Ben Margot, Associated Press
Brad Pitt waves as he arrives at the Paramount Theatre of the Arts for the premiere screening of the movie "Moneyball" Monday, Sept. 19, 2011, in Oakland, Calif.

I became a bleach blonde quite by accident. My daughter was a student in cosmetology school (which, I found out, is the study of hair styling, not asteroids) when she asked me to be her model. That meant that I would go to her school and perch on a spinning chair in front of a big mirror while she experimented at burnishing my hair with golden highlights. I loved the idea of being a model, like the Calvin Klein hunks who pose in the glossy pages of GQ magazine. She promised that I would look hotter than Brad Pitt.

My aspiring stylist stretched a perforated plastic skullcap over my noggin and wielded tweezers to yank thin strands of hair through the holes. I panicked when I saw the faded brown stalks that stuck out from my pate like a dying corn field.

“What happened to Brad Pitt?” I screamed. “I look like Gollum!”

She tried to calm me down by pointing out that Gollum is, after all, a movie star. Unconvinced, I was still hyperventilating when she painted globs of bleach onto each stalk, set the timer and busied herself with other important tasks, such as comparing tattoos with her fellow students.

Apparently, she didn’t hear the timer. I’m not sure what I noticed first, the smoke erupting from my head or my daughter shouting “Oops!” Someone rushed over with a fire extinguisher and splattered a stream of foam onto my head, which now looked like a sizzling marshmallow.

My daughter climbed into a hazmat suit with thick rubber gloves and slowly peeled the skullcap off my scorched dome. After she squeezed the foam out of my ears and combed out the smoldering remains of my hair, she attempted to salvage my day by saying that my platinum rubble, what was left of it, made me look like a beach boy.

I threw a towel over my head and sped home, hunched over the steering wheel to avoid recognition, as if that would be a problem. As soon as I walked in the door to face my wife, I took control of the narrative and let her know that everything had gone as planned.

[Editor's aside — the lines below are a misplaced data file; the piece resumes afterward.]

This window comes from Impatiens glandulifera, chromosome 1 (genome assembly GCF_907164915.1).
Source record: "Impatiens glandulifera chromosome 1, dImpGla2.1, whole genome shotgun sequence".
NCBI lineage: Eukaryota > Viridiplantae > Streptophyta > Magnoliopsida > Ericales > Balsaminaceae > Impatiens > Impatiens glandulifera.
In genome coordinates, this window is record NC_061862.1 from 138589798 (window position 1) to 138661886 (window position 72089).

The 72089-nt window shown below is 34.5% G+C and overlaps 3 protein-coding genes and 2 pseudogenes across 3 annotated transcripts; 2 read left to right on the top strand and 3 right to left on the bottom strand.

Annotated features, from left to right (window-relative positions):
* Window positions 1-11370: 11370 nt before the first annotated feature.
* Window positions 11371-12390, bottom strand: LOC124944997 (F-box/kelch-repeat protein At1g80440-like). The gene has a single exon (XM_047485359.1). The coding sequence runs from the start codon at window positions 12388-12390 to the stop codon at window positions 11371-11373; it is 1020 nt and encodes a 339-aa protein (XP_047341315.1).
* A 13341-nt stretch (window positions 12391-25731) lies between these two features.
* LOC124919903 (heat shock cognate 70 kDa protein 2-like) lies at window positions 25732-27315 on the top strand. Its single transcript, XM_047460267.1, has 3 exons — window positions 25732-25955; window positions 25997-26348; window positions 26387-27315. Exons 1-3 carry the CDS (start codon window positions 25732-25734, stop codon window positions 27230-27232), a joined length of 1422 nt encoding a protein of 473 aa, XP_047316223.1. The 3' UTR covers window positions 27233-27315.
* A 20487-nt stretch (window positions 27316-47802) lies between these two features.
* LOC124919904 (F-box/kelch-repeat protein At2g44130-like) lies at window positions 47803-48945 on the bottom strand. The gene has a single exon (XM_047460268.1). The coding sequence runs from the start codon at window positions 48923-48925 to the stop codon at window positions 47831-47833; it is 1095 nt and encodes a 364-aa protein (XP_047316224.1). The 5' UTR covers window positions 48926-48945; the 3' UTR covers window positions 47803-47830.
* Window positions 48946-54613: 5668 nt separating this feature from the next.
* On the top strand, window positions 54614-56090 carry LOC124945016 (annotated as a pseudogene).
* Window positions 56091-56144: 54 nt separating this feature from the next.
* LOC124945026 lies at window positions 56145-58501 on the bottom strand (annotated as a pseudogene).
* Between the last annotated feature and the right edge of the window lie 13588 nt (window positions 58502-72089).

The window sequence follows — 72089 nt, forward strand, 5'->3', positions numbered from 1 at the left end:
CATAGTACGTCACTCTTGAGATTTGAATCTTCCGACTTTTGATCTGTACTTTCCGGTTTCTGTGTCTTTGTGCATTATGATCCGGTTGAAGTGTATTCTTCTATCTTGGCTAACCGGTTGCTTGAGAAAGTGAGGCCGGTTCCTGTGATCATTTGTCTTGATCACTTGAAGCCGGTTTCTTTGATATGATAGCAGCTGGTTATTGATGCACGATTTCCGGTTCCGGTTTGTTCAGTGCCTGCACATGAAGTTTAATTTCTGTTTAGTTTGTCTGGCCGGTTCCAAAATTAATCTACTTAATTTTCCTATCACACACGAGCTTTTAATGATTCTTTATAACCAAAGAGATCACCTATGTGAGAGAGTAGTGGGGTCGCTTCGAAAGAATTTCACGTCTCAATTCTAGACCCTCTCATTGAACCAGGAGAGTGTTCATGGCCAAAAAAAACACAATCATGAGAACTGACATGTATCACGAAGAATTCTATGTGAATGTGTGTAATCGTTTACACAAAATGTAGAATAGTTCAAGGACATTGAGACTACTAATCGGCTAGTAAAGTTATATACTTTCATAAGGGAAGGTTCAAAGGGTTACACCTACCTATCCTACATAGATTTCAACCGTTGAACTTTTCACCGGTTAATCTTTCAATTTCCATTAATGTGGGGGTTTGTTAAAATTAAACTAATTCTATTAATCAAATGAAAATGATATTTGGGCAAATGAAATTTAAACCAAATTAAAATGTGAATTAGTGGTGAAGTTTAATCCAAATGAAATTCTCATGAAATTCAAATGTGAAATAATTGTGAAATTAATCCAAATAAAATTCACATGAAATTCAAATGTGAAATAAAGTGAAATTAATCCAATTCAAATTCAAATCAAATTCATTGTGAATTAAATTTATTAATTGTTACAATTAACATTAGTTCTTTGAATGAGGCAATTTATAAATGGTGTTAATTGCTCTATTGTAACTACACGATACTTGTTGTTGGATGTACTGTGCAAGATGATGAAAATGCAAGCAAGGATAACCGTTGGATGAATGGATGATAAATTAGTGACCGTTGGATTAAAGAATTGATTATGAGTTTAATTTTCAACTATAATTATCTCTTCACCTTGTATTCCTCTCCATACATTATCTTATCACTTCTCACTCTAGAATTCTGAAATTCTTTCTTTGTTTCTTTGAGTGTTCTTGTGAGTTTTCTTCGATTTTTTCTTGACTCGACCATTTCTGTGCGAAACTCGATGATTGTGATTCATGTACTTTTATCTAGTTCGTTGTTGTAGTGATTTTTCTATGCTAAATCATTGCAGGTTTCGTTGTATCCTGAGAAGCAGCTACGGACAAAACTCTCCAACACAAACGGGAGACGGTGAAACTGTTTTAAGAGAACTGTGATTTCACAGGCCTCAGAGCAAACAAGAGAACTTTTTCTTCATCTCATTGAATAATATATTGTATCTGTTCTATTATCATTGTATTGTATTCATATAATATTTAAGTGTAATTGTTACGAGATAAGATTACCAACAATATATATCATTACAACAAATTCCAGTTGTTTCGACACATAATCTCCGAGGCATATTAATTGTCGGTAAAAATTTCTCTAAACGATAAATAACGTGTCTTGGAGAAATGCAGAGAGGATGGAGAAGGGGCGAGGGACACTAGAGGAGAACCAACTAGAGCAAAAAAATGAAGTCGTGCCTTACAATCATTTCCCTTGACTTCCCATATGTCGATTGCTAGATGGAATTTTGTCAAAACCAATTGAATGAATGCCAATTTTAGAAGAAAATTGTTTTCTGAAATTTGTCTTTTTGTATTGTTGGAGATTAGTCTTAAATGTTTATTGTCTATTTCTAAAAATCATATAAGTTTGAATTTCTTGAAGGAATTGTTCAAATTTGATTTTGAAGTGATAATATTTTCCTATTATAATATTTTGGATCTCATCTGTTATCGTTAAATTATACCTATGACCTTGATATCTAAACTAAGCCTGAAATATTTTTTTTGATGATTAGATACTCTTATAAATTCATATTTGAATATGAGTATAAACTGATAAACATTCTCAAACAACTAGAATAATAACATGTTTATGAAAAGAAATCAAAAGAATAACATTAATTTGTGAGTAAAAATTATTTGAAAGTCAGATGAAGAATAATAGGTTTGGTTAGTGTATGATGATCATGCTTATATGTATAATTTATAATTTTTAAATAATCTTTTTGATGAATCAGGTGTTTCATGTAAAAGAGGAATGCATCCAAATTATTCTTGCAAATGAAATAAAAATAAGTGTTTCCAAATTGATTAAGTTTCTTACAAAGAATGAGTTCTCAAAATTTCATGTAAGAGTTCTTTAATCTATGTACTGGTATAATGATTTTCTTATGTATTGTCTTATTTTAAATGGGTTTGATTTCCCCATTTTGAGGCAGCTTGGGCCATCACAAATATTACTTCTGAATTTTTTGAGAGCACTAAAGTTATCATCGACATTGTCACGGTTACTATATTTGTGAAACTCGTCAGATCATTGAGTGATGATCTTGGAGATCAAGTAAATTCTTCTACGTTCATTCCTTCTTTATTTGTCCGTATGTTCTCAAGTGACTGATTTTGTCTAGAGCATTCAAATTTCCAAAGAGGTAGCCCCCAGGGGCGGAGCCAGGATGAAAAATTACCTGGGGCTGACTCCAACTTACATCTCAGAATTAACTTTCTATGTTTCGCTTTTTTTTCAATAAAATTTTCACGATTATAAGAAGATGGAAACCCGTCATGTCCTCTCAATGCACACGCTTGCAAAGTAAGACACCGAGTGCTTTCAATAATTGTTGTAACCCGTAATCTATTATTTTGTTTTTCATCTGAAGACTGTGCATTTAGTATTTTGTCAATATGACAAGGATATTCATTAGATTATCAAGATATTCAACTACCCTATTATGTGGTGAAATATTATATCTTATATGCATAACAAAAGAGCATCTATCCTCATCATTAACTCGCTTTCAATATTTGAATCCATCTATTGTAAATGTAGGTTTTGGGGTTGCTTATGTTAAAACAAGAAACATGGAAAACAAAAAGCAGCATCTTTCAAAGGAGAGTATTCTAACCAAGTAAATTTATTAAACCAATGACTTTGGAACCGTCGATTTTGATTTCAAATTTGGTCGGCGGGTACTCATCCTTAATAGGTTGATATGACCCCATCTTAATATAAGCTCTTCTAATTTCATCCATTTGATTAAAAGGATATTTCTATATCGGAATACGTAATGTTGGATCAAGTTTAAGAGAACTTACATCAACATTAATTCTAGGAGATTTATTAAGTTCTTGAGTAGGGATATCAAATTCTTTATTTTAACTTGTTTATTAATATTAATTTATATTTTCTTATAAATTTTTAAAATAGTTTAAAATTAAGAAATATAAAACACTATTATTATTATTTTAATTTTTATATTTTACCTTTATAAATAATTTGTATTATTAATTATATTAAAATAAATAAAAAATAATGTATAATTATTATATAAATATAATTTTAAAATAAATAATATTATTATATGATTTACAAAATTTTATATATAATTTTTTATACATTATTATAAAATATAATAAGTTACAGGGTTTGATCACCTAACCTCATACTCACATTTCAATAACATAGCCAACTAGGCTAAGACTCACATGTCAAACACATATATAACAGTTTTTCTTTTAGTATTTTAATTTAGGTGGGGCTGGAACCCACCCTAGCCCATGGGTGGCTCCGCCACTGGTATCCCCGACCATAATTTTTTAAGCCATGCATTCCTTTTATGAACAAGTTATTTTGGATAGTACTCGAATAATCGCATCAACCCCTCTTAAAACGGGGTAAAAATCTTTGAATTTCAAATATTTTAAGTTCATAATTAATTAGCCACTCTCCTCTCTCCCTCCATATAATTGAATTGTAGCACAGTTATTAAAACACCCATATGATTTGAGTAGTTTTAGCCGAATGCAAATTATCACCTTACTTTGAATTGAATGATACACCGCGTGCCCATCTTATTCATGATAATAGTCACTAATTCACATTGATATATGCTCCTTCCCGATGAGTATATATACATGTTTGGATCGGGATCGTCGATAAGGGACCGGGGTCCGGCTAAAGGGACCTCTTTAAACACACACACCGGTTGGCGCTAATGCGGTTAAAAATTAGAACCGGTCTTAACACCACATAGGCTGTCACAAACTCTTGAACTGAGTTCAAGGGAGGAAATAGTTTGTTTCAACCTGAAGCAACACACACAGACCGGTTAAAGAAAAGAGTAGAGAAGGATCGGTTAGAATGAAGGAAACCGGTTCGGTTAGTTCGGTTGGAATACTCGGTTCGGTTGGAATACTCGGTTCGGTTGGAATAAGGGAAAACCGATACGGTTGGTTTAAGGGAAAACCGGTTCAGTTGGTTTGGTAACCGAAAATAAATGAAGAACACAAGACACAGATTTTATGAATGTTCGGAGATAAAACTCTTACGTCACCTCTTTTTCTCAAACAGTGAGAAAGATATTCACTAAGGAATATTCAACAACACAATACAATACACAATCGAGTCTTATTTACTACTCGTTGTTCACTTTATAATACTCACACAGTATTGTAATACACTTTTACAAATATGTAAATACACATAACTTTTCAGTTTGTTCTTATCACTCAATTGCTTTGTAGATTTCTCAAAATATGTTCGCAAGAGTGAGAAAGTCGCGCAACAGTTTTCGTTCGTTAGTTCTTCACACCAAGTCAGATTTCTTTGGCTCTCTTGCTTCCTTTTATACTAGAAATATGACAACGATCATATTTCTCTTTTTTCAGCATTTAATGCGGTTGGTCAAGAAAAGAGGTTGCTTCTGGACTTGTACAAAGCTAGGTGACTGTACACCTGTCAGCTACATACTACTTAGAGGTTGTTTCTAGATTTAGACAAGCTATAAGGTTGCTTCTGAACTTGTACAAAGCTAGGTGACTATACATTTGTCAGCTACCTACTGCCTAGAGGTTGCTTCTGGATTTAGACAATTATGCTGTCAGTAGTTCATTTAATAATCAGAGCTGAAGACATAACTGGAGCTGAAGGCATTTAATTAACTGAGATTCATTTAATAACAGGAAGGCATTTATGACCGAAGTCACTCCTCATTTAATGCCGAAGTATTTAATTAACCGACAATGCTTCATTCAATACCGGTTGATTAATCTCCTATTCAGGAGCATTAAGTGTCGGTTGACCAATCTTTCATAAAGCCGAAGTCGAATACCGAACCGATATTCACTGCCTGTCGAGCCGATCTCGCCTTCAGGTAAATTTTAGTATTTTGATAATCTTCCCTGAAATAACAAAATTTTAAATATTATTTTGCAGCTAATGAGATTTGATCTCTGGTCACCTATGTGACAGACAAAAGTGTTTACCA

“I decided to go all out for the Southern California beach boy look,” I mumbled, flinging the towel aside with more bravado than I felt.

She stared at my shimmering scalp for a long time, squinting against the radiance. “Too bad you don’t have a beach boy waistline,” she sniped.

I broke down. “I don’t know what to do!” I wailed.

She always had a practical answer for everything. “How about you strap the cat across your head.”

Our cat Duchess, who had learned English as a second language, heard that and hurtled into overdrive across the slippery hardwood floor. She tried to take a corner at full speed, went into an uncontrolled fishtail, slammed into a wall and went down in a dazed pile of fur.

I never did wear Duchess for a hair piece, but I found a way to gracefully pull the plug on my career as a cosmetology model.

The next day, our daughter came home from school, beaming proudly, and announced that she had passed her highlights make-up test. I didn’t recognize Duchess as she staggered into the house, looking like a skunk with a broad, smoking, platinum streak down her back.

All turned out well. Duchess and I made the cover of Kitty Litter Magazine as the National Champion Cat-and-Owner Look-alike Couple of the Year.

It was a long way from GQ, but it was a big step toward stardom. Look out Brad Pitt!

Larry Alan Brown is a resident of Alpine, Utah. Email: